# General Question about Solving Torque

• shawn87411
In summary, the individual is struggling to remember how to solve a design problem involving torque and force on screws in a 3D plane. They know that the summation of torques is 0, but are unsure of how to apply this concept in a 3D drawing. They also have a picture attached and have been discussing how to find the force on each screw based on the known torques.

#### shawn87411

This isn't a specific problem, I just can't remember how to solve problems like these.

I attached a brief picture.

The dots on the top are screws that hold the box in place. There's torques on both the shafts in the clockwise direction (shaft coming out towards you is 30 and the one going horizontal is 20) and I know the distance between the screws. Theres only vertical forces on the screws. I just can't remember how to go about solving it - I know I do the summation of torques is 0 but I forgot how it works in a 3D plane.

I'm guessing you do the sum of the torques in the direction of one of the torques is 0 and then do the same for the other direction which gives 2 equilibrium equations. I'm missing where the other 2 come from?

#### Attachments

• shaft.JPG
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shawn87411 said:
This isn't a specific problem, I just can't remember how to solve problems like these.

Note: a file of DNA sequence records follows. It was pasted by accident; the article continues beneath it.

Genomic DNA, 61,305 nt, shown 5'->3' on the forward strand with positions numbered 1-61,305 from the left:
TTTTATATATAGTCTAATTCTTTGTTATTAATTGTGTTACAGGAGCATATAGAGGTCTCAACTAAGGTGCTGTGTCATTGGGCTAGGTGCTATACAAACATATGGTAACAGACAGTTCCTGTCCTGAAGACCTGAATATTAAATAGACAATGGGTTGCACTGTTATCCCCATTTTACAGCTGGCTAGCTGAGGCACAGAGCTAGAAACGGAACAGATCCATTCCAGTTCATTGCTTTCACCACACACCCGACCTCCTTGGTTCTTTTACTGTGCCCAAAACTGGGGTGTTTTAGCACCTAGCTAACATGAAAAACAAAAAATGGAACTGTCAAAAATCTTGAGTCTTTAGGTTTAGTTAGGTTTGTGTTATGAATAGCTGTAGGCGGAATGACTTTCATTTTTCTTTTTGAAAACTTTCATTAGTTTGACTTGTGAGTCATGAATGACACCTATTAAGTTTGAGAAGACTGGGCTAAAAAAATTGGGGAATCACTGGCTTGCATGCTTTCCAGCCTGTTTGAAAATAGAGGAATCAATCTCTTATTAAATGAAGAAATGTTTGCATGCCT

I attached a brief picture.

The dots on the top are screws that hold the box in place. There's torques on both the shafts in the clockwise direction (shaft coming out towards you is 30 and the one going horizontal is 20) and I know the distance between the screws. Theres only vertical forces on the screws. I just can't remember how to go about solving it - I know I do the summation of torques is 0 but I forgot how it works in a 3D plane.

I'm guessing you do the sum of the torques in the direction of one of the torques is 0 and then do the same for the other direction which gives 2 equilibrium equations. I'm missing where the other 2 come from?

$$\vec{\tau} = \vec{r} \times \vec{F}$$

The magnitude is $$\tau = r F \sin \phi$$. Draw a section of the box let's say in the xy plane. (I take z to be the axis coming out at you). Then only two of the screws will exert a torque along z (because the other are aligned with the z axis).

Then you have a two dimensional drawing. You can figure out the distance r from the axis of rotation to each screw and you can figure out the angle phi with a simple right angle triangle.

nrqed said:
$$\vec{\tau} = \vec{r} \times \vec{F}$$

The magnitude is $$\tau = r F \sin \phi$$. Draw a section of the box let's say in the xy plane. (I take z to be the axis coming out at you). Then only two of the screws will exert a torque along z (because the other are aligned with the z axis).

Then you have a two dimensional drawing. You can figure out the distance r from the axis of rotation to each screw and you can figure out the angle phi with a simple right angle triangle.

Well the forces aren't known, this is a general design problem. All that is given is the torques on the shafts and I need to find the torques on the screw. Also the screws are on the edge of the box for each one with the length of the box being 300mm and the width 450mm so those are considered the distances apart for each screw. So if you look at the XY plane here you'd have a 30 N-m torque in the clockwise direction so are you saying only 2 of the screws feel that torque? If that's true shouldn't the torques be equal on the two screws that feel it since they are equidistant from the torque